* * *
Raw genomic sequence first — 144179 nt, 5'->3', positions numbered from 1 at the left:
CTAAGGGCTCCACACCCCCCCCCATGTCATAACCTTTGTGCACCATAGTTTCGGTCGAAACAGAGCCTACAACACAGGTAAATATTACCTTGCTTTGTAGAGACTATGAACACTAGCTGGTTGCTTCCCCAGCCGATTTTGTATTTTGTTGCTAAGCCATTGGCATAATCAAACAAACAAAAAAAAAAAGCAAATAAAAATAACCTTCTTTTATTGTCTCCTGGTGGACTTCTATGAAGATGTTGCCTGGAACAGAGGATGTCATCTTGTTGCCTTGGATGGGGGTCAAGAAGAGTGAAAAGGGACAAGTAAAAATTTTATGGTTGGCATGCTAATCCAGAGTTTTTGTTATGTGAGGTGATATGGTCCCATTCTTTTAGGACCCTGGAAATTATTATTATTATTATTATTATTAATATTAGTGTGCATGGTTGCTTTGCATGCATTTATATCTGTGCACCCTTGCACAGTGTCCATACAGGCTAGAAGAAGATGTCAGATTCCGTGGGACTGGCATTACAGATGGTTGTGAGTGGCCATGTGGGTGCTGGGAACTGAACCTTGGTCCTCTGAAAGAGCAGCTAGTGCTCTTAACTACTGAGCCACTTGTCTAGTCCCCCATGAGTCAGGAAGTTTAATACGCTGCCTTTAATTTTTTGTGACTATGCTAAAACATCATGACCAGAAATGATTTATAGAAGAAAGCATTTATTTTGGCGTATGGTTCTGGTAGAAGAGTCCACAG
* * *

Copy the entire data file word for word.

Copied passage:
Raw genomic sequence first — 144179 nt, 5'->3', positions numbered from 1 at the left:
CTAAGGGCTCCACACCCCCCCCCATGTCATAACCTTTGTGCACCATAGTTTCGGTCGAAACAGAGCCTACAACACAGGTAAATATTACCTTGCTTTGTAGAGACTATGAACACTAGCTGGTTGCTTCCCCAGCCGATTTTGTATTTTGTTGCTAAGCCATTGGCATAATCAAACAAACAAAAAAAAAAAGCAAATAAAAATAACCTTCTTTTATTGTCTCCTGGTGGACTTCTATGAAGATGTTGCCTGGAACAGAGGATGTCATCTTGTTGCCTTGGATGGGGGTCAAGAAGAGTGAAAAGGGACAAGTAAAAATTTTATGGTTGGCATGCTAATCCAGAGTTTTTGTTATGTGAGGTGATATGGTCCCATTCTTTTAGGACCCTGGAAATTATTATTATTATTATTATTATTAATATTAGTGTGCATGGTTGCTTTGCATGCATTTATATCTGTGCACCCTTGCACAGTGTCCATACAGGCTAGAAGAAGATGTCAGATTCCGTGGGACTGGCATTACAGATGGTTGTGAGTGGCCATGTGGGTGCTGGGAACTGAACCTTGGTCCTCTGAAAGAGCAGCTAGTGCTCTTAACTACTGAGCCACTTGTCTAGTCCCCCATGAGTCAGGAAGTTTAATACGCTGCCTTTAATTTTTTGTGACTATGCTAAAACATCATGACCAGAAATGATTTATAGAAGAAAGCATTTATTTTGGCGTATGGTTCTGGTAGAAGAGTCCACAG